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Re: [Lzip-bug] Selection of CRC32 Polynomial for lzip

From: Antonio Diaz Diaz
Subject: Re: [Lzip-bug] Selection of CRC32 Polynomial for lzip
Date: Thu, 18 May 2017 22:07:54 +0200
User-agent: Mozilla/5.0 (X11; U; Linux i586; en-US; rv: Gecko/20110420 SeaMonkey/2.0.14

Damir wrote:
But calculating the CRC is just a small part of the total decompression
time. So, even if you accelerate it, the total speed gain is small.
(Probably smaller than 5%). For compression the speed gain is even smaller.

I can cite your own lzip benchmark, when comparing uncompression peformance
of lunzip vs busybox unxz, enabling crc in unxz (by using xz with crc32)
gives performance penalty of 16.7% (9.723s vs 8.331s). That's more
convincing number than 5%.

Take into account that busybox, gzip and lzip use the classical Sarwate algorithm because it is simple, safe, and runs on all architectures. In the case of lzip, the CRC calculation takes about 10-19% of the total decompression time (depending on dictionary size and compression ratio).

Maybe the fair thing to do is to compare hardware acceleration with software acceleration. This paper[1] states that:

"First, a 'slicing-by-4' algorithm doubles the performance of existing software-based, table-driven CRC implementations based on the Sarwate (August 1988) algorithm while using a 4K cache footprint. Second, a 'slicing-by-8' algorithm triples the performance of existing software-based CRC implementations while using an 8K cache footprint."

[1] http://www.researchgate.net/publication/4167696_A_systematic_approach_to_building_high_performance_software-based_CRC_generators

I do not have any figures about how much hardware acceleration accelerates the calculation of the CRC, but if the paper above is right, slicing-by-8 can reduce the software calculation time to a 3.5-7% of the total decompression time, leaving little margin for further improvements.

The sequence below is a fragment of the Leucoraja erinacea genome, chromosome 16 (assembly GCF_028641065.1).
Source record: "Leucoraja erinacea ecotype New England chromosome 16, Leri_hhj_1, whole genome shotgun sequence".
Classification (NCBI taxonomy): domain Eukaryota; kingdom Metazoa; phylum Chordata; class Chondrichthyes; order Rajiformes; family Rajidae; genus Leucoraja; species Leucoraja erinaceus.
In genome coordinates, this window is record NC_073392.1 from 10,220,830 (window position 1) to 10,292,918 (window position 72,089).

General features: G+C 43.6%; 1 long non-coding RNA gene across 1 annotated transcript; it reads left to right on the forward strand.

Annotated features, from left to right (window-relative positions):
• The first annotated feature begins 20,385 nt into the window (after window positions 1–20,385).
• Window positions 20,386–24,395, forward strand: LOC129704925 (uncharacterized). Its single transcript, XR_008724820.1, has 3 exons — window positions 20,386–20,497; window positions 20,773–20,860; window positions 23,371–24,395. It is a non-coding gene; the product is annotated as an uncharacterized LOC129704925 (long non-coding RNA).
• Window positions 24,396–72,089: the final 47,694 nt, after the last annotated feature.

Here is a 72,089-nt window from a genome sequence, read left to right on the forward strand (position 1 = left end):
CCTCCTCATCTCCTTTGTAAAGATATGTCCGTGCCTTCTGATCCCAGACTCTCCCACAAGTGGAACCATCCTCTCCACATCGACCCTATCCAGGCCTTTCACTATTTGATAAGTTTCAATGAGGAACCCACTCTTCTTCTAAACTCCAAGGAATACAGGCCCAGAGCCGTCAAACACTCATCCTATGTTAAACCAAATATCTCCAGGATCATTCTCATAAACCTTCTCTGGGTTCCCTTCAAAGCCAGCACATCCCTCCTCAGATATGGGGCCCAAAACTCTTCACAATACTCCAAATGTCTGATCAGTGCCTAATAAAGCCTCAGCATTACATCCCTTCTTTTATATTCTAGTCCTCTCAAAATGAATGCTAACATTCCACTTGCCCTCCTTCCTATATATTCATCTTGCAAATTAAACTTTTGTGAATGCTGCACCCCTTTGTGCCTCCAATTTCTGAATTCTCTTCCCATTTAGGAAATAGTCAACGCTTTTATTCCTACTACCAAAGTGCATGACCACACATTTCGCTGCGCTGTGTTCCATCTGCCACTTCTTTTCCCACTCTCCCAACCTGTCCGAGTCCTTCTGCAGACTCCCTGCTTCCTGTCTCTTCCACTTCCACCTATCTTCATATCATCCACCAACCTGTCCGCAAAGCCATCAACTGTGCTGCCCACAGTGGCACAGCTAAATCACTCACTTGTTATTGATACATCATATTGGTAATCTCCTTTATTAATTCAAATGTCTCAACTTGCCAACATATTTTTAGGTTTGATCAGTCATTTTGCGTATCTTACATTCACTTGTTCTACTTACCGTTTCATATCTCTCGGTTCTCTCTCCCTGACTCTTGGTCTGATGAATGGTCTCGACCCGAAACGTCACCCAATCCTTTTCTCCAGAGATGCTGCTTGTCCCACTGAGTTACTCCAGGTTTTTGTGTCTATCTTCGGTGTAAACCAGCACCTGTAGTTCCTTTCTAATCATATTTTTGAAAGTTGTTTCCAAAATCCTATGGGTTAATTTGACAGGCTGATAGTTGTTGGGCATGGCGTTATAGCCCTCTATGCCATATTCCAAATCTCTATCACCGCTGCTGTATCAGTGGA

CRC32C has a slightly larger Hamming distance than ethernet CRC32 for
"small" packet sizes (see pags 3,4 of [1]). But beyond some size perhaps
not much larger than 128 KiB, both have the same HD of 2. For files
larger than that (uncompressed) size, there is little diference between
both CRCs.

That's not accurate at all. According to Koopman's crc32 zoo, crc32c gives
hd=4 on 2 gigabits, while ethernet crc is 92 kilobits.

You are right, the paper I cited was old and incomplete. But if I understand CRC Zoo correctly as explained at[1], from 2 gigabits to 4 gigabits ethernet CRC32 has a HD of 3 while CRC32C has a HD of 2. These sizes (268 MB to 537 MB) are also well within typical lzip usage.

Also, at a size of 4294967263 bits (537 MB), ethernet CRC32 has been confirmed to feature the longest dataword at HD 3 for all possible CRC32 polynomials. Twice that of CRC32C.

[1] http://users.ece.cmu.edu/~koopman/crc/notes.html

That's a valid point. There is no good error model describing corruption in
uncompressed file resulting from typical errors in compressed files (BER,
burst errors, nand page error, hdd sector error). Still, better HD on
typical sizes is preferred.

In my experience with LZMA compression, there are two kinds of errors not caught by the decoder: 1) Without error multiplication. The error affects a single byte and is guaranteed to be detected by both CRCs (ethernet and CRC32C). 2) With error multiplication. The total number of bits flipped is larger than 4, which both CRCs can detect about equally well.

I have performed many millions of trial decompressions and never found any indication that the current CRC is not perfectly adequate.

  New decompressor can decompress both old files and new ones, and old
decompressor can decompress new ones, but can't check its integrity. Large
downside, but not very large.

It does not work like that:

$ lzip -t v2.lz
  v2.lz: Version 2 member format not supported.

Best regards,

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